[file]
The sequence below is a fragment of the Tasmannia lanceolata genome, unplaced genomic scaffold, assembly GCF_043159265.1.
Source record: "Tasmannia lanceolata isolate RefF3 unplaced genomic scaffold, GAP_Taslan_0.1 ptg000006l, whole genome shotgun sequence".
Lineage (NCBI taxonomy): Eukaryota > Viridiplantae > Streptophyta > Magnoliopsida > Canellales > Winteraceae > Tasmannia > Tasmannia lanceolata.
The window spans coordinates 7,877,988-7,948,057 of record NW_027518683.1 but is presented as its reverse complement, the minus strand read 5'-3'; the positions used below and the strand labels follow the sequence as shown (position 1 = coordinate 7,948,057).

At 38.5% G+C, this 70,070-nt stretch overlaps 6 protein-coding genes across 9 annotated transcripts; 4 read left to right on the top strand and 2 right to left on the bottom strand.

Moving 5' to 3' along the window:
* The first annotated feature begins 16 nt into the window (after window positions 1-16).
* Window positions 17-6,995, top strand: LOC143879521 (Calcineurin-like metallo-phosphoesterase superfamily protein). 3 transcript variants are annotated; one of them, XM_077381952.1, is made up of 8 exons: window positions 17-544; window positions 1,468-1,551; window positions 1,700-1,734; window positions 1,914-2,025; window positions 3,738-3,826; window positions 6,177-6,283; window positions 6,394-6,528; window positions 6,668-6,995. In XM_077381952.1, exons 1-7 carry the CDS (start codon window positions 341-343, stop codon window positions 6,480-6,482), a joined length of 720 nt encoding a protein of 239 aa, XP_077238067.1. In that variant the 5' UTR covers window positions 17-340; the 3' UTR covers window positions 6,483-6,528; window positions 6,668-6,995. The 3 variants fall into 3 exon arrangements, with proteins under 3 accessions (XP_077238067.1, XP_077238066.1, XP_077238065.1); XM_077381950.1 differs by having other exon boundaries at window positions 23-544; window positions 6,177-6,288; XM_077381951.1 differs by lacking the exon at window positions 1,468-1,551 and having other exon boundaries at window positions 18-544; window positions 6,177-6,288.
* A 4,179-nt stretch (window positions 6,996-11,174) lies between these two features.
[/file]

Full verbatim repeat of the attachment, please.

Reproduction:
The sequence below is a fragment of the Tasmannia lanceolata genome, unplaced genomic scaffold, assembly GCF_043159265.1.
Source record: "Tasmannia lanceolata isolate RefF3 unplaced genomic scaffold, GAP_Taslan_0.1 ptg000006l, whole genome shotgun sequence".
Lineage (NCBI taxonomy): Eukaryota > Viridiplantae > Streptophyta > Magnoliopsida > Canellales > Winteraceae > Tasmannia > Tasmannia lanceolata.
The window spans coordinates 7,877,988-7,948,057 of record NW_027518683.1 but is presented as its reverse complement, the minus strand read 5'-3'; the positions used below and the strand labels follow the sequence as shown (position 1 = coordinate 7,948,057).

At 38.5% G+C, this 70,070-nt stretch overlaps 6 protein-coding genes across 9 annotated transcripts; 4 read left to right on the top strand and 2 right to left on the bottom strand.

Moving 5' to 3' along the window:
* The first annotated feature begins 16 nt into the window (after window positions 1-16).
* Window positions 17-6,995, top strand: LOC143879521 (Calcineurin-like metallo-phosphoesterase superfamily protein). 3 transcript variants are annotated; one of them, XM_077381952.1, is made up of 8 exons: window positions 17-544; window positions 1,468-1,551; window positions 1,700-1,734; window positions 1,914-2,025; window positions 3,738-3,826; window positions 6,177-6,283; window positions 6,394-6,528; window positions 6,668-6,995. In XM_077381952.1, exons 1-7 carry the CDS (start codon window positions 341-343, stop codon window positions 6,480-6,482), a joined length of 720 nt encoding a protein of 239 aa, XP_077238067.1. In that variant the 5' UTR covers window positions 17-340; the 3' UTR covers window positions 6,483-6,528; window positions 6,668-6,995. The 3 variants fall into 3 exon arrangements, with proteins under 3 accessions (XP_077238067.1, XP_077238066.1, XP_077238065.1); XM_077381950.1 differs by having other exon boundaries at window positions 23-544; window positions 6,177-6,288; XM_077381951.1 differs by lacking the exon at window positions 1,468-1,551 and having other exon boundaries at window positions 18-544; window positions 6,177-6,288.
* A 4,179-nt stretch (window positions 6,996-11,174) lies between these two features.